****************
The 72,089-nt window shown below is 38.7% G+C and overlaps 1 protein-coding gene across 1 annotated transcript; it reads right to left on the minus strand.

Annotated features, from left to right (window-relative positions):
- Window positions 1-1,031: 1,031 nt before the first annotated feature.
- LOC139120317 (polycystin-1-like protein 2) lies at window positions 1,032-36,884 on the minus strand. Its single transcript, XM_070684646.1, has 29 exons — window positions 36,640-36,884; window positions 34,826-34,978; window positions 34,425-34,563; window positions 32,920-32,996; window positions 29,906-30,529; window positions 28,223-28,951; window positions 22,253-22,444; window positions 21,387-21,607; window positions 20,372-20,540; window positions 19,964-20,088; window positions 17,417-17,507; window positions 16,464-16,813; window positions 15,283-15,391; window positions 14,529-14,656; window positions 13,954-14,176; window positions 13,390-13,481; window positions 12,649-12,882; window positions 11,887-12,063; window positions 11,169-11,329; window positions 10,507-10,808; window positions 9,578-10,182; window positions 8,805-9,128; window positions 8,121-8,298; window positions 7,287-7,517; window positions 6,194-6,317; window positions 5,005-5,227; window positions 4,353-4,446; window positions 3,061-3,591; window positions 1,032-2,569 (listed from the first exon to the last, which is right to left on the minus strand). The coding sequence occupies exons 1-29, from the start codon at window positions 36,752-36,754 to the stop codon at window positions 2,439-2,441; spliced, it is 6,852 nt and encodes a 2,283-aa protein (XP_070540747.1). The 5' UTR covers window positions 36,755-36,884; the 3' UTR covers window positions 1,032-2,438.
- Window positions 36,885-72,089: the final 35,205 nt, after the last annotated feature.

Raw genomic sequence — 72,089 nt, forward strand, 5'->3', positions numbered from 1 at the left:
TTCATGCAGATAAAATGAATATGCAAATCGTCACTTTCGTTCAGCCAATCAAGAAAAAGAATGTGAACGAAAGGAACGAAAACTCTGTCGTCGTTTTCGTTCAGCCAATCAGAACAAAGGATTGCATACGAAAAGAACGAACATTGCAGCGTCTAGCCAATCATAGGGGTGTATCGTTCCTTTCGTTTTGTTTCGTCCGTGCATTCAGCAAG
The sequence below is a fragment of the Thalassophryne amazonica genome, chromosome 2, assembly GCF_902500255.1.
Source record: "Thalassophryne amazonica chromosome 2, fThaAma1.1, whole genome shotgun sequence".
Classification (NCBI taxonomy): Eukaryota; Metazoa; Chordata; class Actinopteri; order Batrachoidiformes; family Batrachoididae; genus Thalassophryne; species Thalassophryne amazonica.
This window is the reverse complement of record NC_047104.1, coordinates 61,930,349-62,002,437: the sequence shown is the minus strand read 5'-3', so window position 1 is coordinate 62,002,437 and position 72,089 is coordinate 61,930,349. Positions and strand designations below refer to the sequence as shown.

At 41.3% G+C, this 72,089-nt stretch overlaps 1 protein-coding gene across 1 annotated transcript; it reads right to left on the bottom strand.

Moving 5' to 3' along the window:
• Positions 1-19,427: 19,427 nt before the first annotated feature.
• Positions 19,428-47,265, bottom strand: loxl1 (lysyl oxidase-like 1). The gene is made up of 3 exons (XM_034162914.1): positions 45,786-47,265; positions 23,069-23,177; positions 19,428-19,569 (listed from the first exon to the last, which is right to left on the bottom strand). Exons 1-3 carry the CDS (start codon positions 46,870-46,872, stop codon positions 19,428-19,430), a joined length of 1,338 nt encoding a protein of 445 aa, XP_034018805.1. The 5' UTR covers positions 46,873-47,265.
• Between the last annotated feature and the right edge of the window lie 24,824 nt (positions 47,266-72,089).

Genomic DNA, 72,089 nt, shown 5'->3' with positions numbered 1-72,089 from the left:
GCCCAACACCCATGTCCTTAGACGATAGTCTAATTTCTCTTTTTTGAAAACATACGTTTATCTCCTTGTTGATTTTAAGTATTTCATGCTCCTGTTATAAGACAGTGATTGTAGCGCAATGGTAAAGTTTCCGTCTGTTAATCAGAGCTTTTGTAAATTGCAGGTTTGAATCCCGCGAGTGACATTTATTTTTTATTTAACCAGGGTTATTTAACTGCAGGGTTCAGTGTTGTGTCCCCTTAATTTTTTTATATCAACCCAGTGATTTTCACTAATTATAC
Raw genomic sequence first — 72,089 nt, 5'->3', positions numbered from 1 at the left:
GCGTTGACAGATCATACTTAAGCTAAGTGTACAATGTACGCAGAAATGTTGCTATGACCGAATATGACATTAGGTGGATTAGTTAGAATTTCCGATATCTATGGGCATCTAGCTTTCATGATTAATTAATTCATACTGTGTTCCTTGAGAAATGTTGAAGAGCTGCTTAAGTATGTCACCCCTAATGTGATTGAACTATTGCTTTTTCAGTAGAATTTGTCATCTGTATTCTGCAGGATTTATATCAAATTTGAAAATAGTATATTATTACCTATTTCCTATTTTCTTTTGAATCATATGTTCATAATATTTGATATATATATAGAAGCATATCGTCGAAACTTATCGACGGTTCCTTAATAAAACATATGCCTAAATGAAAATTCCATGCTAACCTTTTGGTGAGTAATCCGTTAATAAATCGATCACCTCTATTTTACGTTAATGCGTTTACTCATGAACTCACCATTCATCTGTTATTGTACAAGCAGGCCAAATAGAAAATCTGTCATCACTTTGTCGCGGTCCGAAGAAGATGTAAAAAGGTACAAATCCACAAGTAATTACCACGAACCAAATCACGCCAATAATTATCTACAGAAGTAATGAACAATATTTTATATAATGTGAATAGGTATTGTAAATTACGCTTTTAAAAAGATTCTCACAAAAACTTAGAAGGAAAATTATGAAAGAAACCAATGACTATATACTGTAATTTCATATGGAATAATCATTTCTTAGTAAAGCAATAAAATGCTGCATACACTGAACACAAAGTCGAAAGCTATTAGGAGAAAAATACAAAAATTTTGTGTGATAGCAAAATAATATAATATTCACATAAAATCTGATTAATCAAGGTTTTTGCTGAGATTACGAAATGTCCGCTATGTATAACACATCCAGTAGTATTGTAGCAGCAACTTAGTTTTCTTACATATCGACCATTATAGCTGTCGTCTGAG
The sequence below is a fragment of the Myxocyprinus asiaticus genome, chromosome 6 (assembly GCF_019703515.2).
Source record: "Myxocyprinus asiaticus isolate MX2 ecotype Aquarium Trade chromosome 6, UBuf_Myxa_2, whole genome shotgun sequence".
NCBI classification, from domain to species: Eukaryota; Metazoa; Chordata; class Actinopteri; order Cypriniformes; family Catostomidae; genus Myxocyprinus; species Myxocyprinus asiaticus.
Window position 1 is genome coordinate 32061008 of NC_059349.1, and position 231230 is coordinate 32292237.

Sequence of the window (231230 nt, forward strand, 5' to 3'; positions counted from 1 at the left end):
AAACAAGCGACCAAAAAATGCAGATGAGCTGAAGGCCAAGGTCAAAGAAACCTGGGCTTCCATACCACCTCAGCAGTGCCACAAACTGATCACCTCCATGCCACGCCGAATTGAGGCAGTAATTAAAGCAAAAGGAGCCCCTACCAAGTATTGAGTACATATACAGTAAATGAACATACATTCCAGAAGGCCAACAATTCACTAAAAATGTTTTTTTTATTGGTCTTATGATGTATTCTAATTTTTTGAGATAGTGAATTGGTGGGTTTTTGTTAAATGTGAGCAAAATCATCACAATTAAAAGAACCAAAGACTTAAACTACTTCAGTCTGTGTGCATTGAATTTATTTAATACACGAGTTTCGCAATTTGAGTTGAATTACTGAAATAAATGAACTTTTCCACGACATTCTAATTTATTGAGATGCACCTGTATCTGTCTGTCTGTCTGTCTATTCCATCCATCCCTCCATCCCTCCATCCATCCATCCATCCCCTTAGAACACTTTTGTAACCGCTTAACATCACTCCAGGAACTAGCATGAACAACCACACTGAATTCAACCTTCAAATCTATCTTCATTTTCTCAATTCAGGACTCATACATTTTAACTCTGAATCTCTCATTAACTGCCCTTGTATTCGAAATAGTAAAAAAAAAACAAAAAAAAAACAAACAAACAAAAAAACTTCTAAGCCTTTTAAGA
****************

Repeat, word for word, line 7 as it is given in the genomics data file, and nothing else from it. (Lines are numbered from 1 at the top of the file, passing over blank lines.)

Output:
TTCATGCAGATAAAATGAATATGCAAATCGTCACTTTCGTTCAGCCAATCAAGAAAAAGAATGTGAACGAAAGGAACGAAAACTCTGTCGTCGTTTTCGTTCAGCCAATCAGAACAAAGGATTGCATACGAAAAGAACGAACATTGCAGCGTCTAGCCAATCATAGGGGTGTATCGTTCCTTTCGTTTTGTTTCGTCCGTGCATTCAGCAAG